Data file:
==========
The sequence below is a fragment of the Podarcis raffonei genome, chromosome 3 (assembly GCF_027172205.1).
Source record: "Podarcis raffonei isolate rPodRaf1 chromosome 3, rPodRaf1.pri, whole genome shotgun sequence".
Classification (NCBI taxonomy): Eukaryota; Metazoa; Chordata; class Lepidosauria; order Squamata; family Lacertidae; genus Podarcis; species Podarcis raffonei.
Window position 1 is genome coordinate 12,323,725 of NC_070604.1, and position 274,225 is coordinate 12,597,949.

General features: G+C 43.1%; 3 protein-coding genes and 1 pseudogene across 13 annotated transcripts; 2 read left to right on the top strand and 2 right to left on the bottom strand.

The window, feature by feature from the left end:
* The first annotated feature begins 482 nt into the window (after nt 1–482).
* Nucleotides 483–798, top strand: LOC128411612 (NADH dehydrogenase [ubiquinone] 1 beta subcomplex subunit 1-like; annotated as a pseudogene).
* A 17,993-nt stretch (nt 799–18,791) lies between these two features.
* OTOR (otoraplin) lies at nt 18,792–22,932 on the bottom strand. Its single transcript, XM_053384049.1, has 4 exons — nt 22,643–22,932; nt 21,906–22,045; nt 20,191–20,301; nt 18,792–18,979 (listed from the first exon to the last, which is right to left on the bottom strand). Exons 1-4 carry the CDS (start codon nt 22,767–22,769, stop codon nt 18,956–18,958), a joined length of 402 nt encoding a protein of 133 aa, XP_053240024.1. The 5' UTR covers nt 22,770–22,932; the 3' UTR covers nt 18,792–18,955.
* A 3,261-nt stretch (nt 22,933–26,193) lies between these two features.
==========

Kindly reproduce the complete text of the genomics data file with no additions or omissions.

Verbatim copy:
The sequence below is a fragment of the Podarcis raffonei genome, chromosome 3 (assembly GCF_027172205.1).
Source record: "Podarcis raffonei isolate rPodRaf1 chromosome 3, rPodRaf1.pri, whole genome shotgun sequence".
Classification (NCBI taxonomy): Eukaryota; Metazoa; Chordata; class Lepidosauria; order Squamata; family Lacertidae; genus Podarcis; species Podarcis raffonei.
Window position 1 is genome coordinate 12,323,725 of NC_070604.1, and position 274,225 is coordinate 12,597,949.

General features: G+C 43.1%; 3 protein-coding genes and 1 pseudogene across 13 annotated transcripts; 2 read left to right on the top strand and 2 right to left on the bottom strand.

The window, feature by feature from the left end:
* The first annotated feature begins 482 nt into the window (after nt 1–482).
* Nucleotides 483–798, top strand: LOC128411612 (NADH dehydrogenase [ubiquinone] 1 beta subcomplex subunit 1-like; annotated as a pseudogene).
* A 17,993-nt stretch (nt 799–18,791) lies between these two features.
* OTOR (otoraplin) lies at nt 18,792–22,932 on the bottom strand. Its single transcript, XM_053384049.1, has 4 exons — nt 22,643–22,932; nt 21,906–22,045; nt 20,191–20,301; nt 18,792–18,979 (listed from the first exon to the last, which is right to left on the bottom strand). Exons 1-4 carry the CDS (start codon nt 22,767–22,769, stop codon nt 18,956–18,958), a joined length of 402 nt encoding a protein of 133 aa, XP_053240024.1. The 5' UTR covers nt 22,770–22,932; the 3' UTR covers nt 18,792–18,955.
* A 3,261-nt stretch (nt 22,933–26,193) lies between these two features.